Captain Garry's Blog
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How to Fish The Ocean From Shore - Where, The Best Bait, Kinds of Fish
How to Shore Fish the Ocean
First, the gear and tackle needed for fishing from the shore of the ocean is pretty simple and inexpensive. I use a pretty hefty rod that is not expensive and about seven feet long or longer with a real that will accommodate about 30# test line and cast easily. I use hooks that are cheap and three ounce weights. I don’t use tobacco sacks that are sold as a cheap substitution for weights that you add rocks too as they are swept around too much by the surf and cause a lot of snags. The hooks I use are any medium size like you would use for channel catfish, carp, or black bass. Because of all the snags on the kelp and rocks, I never use a leader or swivels. I just tie the weight on bottom and make two loops in the line to hold the two hooks about 18 inches apart with the lowest one being that far from the weight. And plan on being patient and re-rigging quite often as this is part of the game and you might as well accept it. Don’t hurry and be happy!
As far as bait goes, there are many choices. My favorites are mussels, abalone guts (from the garbage cans in campgrounds in North California), squid from the store, and the little crabs and creatures that live in the mussel beds on the rocks. I make it a point to gather mussels first thing at low tide when I am at the ocean as that is the only time they are exposed and available. Even then, if the ocean is raging, you can’t get them without risking being washed off the rocks by a sleeper wave – a huge wave that is much larger than the rest that comes by surprise. Once I get the mussels, I like to either steam them a little or microwave them slightly to firm them up and get their shells to open or they are a hassle. I find that the fish could care less that they are cooked a little and they bait up and stay on the hook ten times better. Always yank the biggest mussels off the rock you can as they are best for baiting. The mediums are best for your tummy but you can only usually eat them between the months of October and March while the water is cold and there is no “red tide” present. If I can’t get these, I buy squid. Look in the fish market and see if there are fresh ones by chance but frozen ones will do.
I like to fish when the tide is about half way on its way out. That way, you can follow the water and move outward on the rocks you are fishing from as the tide goes out and move in with it as it comes in. If the sea is raging, opt for a real high cliff and just drag your fish ungracefully up the cliff face with your 30# test as this is much better than dying by being swept off of the rocks. You can also fish the cliffs at high tide when the water below is a little deeper. I like to find a little bay that gets real calm because a rock formation is exposed at low tide out front that breaks all the surf from it. Sometimes it will be a little chute or inlet that is exposed at low tide and is calm. Some days the water is just flat and opportunities are wide open for spots but never take your eye off the ocean as about every 10,000th wave is a sleeper they say. Also, don’t travel out to your desired spot and get trapped out on the rocks by the incoming tide that swallows your exit while you aren’t paying attention. This happens very easily. Matter of fact, read these ocean safety tipsbefore you head out fishing.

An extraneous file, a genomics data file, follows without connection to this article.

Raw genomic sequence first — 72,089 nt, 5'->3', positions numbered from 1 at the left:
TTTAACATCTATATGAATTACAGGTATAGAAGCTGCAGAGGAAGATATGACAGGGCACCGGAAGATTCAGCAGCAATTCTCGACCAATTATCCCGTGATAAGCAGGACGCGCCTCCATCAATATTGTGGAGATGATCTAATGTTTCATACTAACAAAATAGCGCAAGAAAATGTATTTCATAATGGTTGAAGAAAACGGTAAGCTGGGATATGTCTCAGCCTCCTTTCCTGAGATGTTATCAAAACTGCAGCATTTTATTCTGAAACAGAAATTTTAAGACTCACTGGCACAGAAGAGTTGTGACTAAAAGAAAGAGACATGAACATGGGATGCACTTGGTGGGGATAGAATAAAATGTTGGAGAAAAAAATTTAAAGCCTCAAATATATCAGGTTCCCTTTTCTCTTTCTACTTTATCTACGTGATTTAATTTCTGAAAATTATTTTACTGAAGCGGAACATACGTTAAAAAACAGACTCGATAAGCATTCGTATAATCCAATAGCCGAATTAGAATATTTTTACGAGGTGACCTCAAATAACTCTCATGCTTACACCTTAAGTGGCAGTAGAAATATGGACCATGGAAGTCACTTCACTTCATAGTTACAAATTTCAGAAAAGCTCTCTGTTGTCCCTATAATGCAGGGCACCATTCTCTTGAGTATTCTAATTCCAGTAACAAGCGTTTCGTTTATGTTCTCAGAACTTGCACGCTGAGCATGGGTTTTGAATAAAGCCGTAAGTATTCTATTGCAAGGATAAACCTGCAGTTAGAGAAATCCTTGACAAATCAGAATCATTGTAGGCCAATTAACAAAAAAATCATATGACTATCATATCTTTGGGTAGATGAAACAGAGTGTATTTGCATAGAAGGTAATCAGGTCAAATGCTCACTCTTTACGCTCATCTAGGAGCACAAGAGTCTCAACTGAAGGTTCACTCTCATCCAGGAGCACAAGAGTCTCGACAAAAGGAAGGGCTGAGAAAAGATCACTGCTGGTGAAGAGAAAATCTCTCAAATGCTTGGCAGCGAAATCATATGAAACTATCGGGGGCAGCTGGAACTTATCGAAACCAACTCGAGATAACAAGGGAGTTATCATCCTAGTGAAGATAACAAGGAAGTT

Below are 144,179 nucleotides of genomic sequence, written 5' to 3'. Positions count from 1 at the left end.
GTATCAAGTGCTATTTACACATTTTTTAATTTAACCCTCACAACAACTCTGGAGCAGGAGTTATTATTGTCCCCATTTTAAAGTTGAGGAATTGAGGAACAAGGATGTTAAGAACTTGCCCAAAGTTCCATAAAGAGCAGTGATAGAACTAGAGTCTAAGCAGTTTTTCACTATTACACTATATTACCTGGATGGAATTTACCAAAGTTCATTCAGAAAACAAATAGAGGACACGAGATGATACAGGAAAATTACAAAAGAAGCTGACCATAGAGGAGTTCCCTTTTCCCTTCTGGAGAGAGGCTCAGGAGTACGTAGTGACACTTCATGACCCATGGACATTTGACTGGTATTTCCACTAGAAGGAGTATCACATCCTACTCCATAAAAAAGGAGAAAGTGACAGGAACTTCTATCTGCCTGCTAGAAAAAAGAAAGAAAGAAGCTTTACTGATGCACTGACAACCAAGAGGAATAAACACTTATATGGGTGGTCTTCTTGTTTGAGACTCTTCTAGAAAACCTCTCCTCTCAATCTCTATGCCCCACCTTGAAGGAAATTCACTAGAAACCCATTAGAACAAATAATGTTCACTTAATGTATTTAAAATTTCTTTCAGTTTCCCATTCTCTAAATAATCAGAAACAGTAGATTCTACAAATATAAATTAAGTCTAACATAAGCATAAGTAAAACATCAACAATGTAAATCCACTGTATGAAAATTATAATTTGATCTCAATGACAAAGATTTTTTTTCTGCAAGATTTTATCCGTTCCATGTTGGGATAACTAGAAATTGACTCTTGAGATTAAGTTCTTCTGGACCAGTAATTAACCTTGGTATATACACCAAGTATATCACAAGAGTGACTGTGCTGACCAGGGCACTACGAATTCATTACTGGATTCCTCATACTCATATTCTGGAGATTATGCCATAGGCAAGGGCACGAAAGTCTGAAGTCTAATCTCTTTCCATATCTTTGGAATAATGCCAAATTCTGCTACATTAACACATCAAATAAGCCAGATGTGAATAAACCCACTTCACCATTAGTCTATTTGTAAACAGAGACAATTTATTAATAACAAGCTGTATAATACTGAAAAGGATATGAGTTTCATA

Just like about anywhere, the fishing is best where the less people fish so the more you are willing to hike or climb hills to fishing holes, the better you will do. Always take a friend with you for safety’s sake when possible and carry your cell phone too. It’s the ocean, so plan on a cool breeze and dress appropriately so you can enjoy yourself without discomfort. A snack and drink comes in handy too in case the fish are biting and you stay longer than you plan. I use a small back pack instead of a tackle box and carry a plastic bag or two for the fish to go in before they go in the pack. I also carry binoculars and seldom do I not have some great reason to use them.
The fish you can catch vary from perch, Cabazon, ling cod, kelp greenling, china cod, black and blue rock fish and even a rock crab from time to time. Some people use a pole with a treble hook tied to it and poke it in the rocks and catch all these and eels and if anyone has done this, please, please write us a “how to” on it and put it in the blogs at http://www.fishnfools.com ASAP as I and others are eager to try it if we knew how. Help us out!
Also, we want to learn about Surf Fishing from the beaches so if anyone can write a little lesson on that for us, you will be our hero. Matter of fact, lessons on ice fishing, deep sea fishing, charter boat fishing or any type of sea creature gathering would earn you our kudos. C’mon, just takes a minute! Help us out.